23rd May 2023

Ever since the weather decided to switch to springtime, I am feeling noticeably worse (as always, I am clearly more of an autumn/winter person) ... and since last night was a particularly crappy one, again ... and I, most likely, won't be getting anything useful done today ... I figured that I might as well try to bring this incredibly




" plotline to a close...

When I left the sleeplab after my first visit (the first of six) with the CPAP machine under my arm, the nurse said to me:

"Some people have a problem with the mask, but you have such a positive attitude towards this, I think you will be fine"


Well … I was



There is actually an entire litany of unpleasant things that (


) come with the CPAP-mask.

In my case, the worst one was the pain the mask itself caused (as in

open wounds

), which made it impossible to wear.

But then there is also the leaking and the constant draft of cold air (which causes the eyes to get inflamed) ... the noise from the machine (which sounds like there is a storm raging outside your window) ... the sickening feeling of getting air pumped into your stomach (which gives you heartburn and makes you want to throw up, when you should be getting rest instead) ... the deep, red marks from the straps that stay on your face the entire day … and so on.

It's all quite ridiculous.

I tried so many different masks, even had one custom-fitted especially for my face,  which was expensive as fuck, took an entire year and two attempts to make, and - in the end - turned out to be the

WORST piece of shit

of them all.



It has been a little over two years, since I have received my CPAP-machine (which, technically, is a BIPAP), and, through tries and error, the set-up I am working with now is as good as it is most likely ever going to get.




Here is what it looks like:




as this may sound, I really


have a positive attitude towards the whole thing (admittedly, mainly, because I was desperate) ... and, in my naiveté, I assumed that the "problems" some people were having with the mask were merely due to their general dislike of the concept as such. In other words, the fact that they are now forced to go to bed every night with, what is essentially, an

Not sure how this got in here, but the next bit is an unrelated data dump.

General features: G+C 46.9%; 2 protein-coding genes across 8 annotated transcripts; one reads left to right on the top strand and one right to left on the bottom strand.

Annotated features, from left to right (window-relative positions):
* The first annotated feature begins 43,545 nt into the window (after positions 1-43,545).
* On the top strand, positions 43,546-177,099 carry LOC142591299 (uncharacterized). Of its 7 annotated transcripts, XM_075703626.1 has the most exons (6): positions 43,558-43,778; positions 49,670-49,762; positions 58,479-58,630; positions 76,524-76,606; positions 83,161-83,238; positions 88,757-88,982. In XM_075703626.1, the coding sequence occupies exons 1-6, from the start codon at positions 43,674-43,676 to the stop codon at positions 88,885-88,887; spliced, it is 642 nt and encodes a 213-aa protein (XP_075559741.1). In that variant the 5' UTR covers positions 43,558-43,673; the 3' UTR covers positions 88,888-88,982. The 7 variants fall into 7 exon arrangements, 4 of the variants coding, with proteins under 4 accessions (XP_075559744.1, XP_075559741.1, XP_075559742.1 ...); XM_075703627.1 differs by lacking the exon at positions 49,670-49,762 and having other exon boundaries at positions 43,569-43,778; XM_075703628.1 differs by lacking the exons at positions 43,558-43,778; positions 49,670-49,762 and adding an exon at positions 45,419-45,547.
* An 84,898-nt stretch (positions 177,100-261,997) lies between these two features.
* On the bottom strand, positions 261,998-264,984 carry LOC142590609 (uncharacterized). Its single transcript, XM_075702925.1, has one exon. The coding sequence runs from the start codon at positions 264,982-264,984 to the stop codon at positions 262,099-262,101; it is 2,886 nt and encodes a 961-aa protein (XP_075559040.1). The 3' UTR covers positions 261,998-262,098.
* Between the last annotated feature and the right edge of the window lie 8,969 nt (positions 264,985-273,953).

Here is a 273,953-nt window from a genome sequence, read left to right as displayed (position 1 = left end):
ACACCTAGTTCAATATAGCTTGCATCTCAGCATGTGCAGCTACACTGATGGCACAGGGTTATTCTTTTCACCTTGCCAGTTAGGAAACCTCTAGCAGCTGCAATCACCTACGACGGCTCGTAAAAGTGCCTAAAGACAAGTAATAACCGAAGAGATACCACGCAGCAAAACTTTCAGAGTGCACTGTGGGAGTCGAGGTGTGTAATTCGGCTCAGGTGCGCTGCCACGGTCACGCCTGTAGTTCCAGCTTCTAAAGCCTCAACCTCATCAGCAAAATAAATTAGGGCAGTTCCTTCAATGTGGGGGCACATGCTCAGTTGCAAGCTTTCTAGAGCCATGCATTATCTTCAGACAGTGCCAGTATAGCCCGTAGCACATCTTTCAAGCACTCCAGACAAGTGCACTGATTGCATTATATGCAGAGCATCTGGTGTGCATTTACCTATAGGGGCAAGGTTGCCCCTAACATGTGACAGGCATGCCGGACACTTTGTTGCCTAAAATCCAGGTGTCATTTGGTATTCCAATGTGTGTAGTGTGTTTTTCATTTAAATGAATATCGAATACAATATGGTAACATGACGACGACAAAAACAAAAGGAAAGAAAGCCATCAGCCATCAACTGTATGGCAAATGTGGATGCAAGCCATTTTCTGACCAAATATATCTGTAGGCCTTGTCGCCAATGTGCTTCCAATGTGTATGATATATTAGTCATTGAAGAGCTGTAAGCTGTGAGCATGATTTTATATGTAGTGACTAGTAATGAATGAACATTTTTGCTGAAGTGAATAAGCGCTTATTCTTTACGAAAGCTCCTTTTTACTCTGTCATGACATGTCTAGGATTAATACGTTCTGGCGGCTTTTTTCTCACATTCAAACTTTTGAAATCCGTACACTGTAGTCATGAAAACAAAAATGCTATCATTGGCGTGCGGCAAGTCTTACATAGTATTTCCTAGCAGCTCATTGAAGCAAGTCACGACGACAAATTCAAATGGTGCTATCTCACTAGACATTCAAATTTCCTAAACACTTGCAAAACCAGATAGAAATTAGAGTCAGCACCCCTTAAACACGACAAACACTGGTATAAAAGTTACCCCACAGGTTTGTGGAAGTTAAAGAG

strapped to their heads...

...and, honestly, I thought that I would be fine with this.

1.Underneath the mask is

3M surgical tape

, to tape my mouth shut (it covers the lips). Unlike a chin-strap (which doesn't work), it keeps the mouth closed and the lips "sealed". This particular tape is good, because (in case of an emergency) it rips (in theory, anyway), and it doesn't leave any sticky residue, after you removed it in the morning. -- On top of that is the

AirFit F30 medium fullface-mask

, which I have altered to better fit my face.

2.You cannot see it here, but there is

bag balm

(that's "Melkfett" in German, or you can use simple vaseline) around the eyes (also on my lips, to protect them from the tape), to act as a greasy "wind"-barrier.

3.On top of that is a piece of

soft cosmetic tissue

, to keep the blindfold from getting all yucky.

4.Then the actual





around the straps, to help prevent those 24h-lasting marks on the face.


I still need to get that extra padding for the strap on top of my head.


I still stop breathing in my sleep, but (currently) it is less than 12 times per hour, which is good.

I still wake up from/in

sleep paralysis

, but it's a mild one (in comparison), and, in those two years, the


has only appeared twice .. and that was in the first month after I received the machine.

(He looked like the hooded creatures in


, and when I kicked him - literally, I kicked against the damn wall -, he retreated and morphed into my backpack, which was hanging from my closet-door.)

I absolutely



fall asleep without the mask on.



Not even for a short "nap". If I do, it gets



I like my CPAP

. I see it as a


. A guardian, who protects me from brutal horrors of the death demons. At least for now. It ages my face, though, but that's still preferable to having a stroke. So,



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